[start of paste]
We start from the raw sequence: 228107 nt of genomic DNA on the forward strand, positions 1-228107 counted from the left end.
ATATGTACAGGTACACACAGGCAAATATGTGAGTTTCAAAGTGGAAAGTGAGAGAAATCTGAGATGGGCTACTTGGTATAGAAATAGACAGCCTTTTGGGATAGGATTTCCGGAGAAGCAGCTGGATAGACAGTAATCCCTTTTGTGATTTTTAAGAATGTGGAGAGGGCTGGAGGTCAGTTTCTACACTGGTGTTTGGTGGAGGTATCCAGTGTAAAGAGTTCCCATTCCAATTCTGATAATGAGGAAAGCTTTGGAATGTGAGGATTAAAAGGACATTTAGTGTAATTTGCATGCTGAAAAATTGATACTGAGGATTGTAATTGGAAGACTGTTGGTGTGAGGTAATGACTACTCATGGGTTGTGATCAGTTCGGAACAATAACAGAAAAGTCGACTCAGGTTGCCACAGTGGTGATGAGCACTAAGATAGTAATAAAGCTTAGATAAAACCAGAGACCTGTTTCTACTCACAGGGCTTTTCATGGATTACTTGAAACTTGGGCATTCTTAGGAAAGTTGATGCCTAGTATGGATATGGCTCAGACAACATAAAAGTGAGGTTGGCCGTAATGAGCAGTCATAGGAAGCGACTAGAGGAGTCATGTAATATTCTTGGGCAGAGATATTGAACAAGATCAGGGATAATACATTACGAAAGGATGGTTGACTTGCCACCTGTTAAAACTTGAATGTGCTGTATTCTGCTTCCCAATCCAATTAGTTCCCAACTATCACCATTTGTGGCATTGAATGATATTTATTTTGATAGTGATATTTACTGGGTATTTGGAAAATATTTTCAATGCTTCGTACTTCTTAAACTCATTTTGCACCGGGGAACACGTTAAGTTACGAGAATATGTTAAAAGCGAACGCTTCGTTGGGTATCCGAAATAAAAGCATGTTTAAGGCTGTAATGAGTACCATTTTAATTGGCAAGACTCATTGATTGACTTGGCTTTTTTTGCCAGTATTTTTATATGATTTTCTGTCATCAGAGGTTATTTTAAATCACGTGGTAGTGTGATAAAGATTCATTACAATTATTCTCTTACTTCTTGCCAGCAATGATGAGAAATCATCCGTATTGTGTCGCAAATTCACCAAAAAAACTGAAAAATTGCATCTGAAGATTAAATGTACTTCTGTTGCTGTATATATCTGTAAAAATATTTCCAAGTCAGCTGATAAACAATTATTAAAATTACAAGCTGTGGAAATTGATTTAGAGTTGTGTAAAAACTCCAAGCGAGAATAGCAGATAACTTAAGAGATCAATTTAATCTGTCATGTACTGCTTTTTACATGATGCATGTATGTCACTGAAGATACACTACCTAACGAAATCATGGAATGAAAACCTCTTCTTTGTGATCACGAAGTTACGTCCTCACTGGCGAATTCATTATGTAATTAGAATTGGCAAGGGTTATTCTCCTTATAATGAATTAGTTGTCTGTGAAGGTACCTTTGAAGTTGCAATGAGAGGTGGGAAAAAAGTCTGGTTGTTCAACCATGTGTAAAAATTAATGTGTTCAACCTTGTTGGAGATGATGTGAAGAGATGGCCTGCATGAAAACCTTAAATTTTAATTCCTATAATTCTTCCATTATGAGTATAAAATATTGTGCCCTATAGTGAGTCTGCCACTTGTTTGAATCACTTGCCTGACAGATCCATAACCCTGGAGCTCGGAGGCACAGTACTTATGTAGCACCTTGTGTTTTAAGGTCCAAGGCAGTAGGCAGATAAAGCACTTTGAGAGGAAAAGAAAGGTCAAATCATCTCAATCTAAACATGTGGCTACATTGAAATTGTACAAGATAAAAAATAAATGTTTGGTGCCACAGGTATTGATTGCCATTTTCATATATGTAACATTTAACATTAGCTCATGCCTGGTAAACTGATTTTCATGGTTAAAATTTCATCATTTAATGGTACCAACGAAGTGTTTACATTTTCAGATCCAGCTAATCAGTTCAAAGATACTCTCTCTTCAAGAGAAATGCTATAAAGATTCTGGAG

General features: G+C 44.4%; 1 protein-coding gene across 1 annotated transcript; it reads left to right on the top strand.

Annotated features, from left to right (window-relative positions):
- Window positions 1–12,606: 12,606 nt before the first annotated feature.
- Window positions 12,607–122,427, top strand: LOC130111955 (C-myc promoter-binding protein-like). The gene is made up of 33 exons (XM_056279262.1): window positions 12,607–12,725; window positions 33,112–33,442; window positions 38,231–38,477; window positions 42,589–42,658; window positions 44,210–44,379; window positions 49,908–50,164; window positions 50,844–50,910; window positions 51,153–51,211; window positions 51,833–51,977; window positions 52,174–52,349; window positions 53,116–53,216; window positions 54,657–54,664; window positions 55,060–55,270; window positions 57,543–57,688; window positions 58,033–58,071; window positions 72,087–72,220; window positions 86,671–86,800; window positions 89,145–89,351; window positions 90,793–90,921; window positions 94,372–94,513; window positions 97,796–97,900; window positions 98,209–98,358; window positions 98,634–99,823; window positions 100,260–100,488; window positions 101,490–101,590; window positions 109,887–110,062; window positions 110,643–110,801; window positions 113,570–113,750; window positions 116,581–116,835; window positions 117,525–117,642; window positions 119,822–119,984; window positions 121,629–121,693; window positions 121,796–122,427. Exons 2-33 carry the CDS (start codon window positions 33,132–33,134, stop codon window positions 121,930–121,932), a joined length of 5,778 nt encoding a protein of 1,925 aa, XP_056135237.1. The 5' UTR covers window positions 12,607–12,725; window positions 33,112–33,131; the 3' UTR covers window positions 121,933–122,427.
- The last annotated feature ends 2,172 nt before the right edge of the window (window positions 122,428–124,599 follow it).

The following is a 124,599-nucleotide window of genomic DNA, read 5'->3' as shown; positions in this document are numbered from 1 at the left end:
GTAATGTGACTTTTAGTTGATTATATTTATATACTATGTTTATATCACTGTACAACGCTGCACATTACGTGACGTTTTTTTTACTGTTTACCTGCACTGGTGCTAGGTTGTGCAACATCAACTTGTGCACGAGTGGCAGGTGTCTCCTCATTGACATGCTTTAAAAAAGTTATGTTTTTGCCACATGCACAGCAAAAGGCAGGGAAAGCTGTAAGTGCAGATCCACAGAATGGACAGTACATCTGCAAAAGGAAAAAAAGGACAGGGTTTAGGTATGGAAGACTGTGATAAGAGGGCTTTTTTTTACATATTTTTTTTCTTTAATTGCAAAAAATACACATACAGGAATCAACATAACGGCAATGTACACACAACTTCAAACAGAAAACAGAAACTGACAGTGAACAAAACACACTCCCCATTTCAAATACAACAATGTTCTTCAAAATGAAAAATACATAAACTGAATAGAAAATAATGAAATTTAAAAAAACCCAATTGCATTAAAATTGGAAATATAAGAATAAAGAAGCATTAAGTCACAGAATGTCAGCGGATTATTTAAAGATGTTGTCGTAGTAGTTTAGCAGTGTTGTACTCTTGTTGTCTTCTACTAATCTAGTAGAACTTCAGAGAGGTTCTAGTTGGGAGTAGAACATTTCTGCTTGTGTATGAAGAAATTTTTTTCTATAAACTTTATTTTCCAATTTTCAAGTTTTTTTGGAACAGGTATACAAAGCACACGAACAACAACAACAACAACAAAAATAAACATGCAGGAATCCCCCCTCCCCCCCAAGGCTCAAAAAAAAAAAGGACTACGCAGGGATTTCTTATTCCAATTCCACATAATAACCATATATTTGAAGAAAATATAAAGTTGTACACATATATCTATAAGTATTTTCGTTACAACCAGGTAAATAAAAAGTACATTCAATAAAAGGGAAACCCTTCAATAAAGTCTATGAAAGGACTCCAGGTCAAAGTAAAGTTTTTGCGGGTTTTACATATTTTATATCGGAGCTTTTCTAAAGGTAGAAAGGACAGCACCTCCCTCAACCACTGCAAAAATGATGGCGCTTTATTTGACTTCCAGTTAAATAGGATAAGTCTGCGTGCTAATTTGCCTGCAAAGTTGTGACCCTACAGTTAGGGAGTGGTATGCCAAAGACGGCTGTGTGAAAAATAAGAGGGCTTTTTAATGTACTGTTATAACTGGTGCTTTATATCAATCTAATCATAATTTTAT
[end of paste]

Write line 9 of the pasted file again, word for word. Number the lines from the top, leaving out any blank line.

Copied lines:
GTAATGTGACTTTTAGTTGATTATATTTATATACTATGTTTATATCACTGTACAACGCTGCACATTACGTGACGTTTTTTTTACTGTTTACCTGCACTGGTGCTAGGTTGTGCAACATCAACTTGTGCACGAGTGGCAGGTGTCTCCTCATTGACATGCTTTAAAAAAGTTATGTTTTTGCCACATGCACAGCAAAAGGCAGGGAAAGCTGTAAGTGCAGATCCACAGAATGGACAGTACATCTGCAAAAGGAAAAAAAGGACAGGGTTTAGGTATGGAAGACTGTGATAAGAGGGCTTTTTTTTACATATTTTTTTTCTTTAATTGCAAAAAATACACATACAGGAATCAACATAACGGCAATGTACACACAACTTCAAACAGAAAACAGAAACTGACAGTGAACAAAACACACTCCCCATTTCAAATACAACAATGTTCTTCAAAATGAAAAATACATAAACTGAATAGAAAATAATGAAATTTAAAAAAACCCAATTGCATTAAAATTGGAAATATAAGAATAAAGAAGCATTAAGTCACAGAATGTCAGCGGATTATTTAAAGATGTTGTCGTAGTAGTTTAGCAGTGTTGTACTCTTGTTGTCTTCTACTAATCTAGTAGAACTTCAGAGAGGTTCTAGTTGGGAGTAGAACATTTCTGCTTGTGTATGAAGAAATTTTTTTCTATAAACTTTATTTTCCAATTTTCAAGTTTTTTTGGAACAGGTATACAAAGCACACGAACAACAACAACAACAACAAAAATAAACATGCAGGAATCCCCCCTCCCCCCCAAGGCTCAAAAAAAAAAAGGACTACGCAGGGATTTCTTATTCCAATTCCACATAATAACCATATATTTGAAGAAAATATAAAGTTGTACACATATATCTATAAGTATTTTCGTTACAACCAGGTAAATAAAAAGTACATTCAATAAAAGGGAAACCCTTCAATAAAGTCTATGAAAGGACTCCAGGTCAAAGTAAAGTTTTTGCGGGTTTTACATATTTTATATCGGAGCTTTTCTAAAGGTAGAAAGGACAGCACCTCCCTCAACCACTGCAAAAATGATGGCGCTTTATTTGACTTCCAGTTAAATAGGATAAGTCTGCGTGCTAATTTGCCTGCAAAGTTGTGACCCTACAGTTAGGGAGTGGTATGCCAAAGACGGCTGTGTGAAAAATAAGAGGGCTTTTTAATGTACTGTTATAACTGGTGCTTTATATCAATCTAATCATAATTTTAT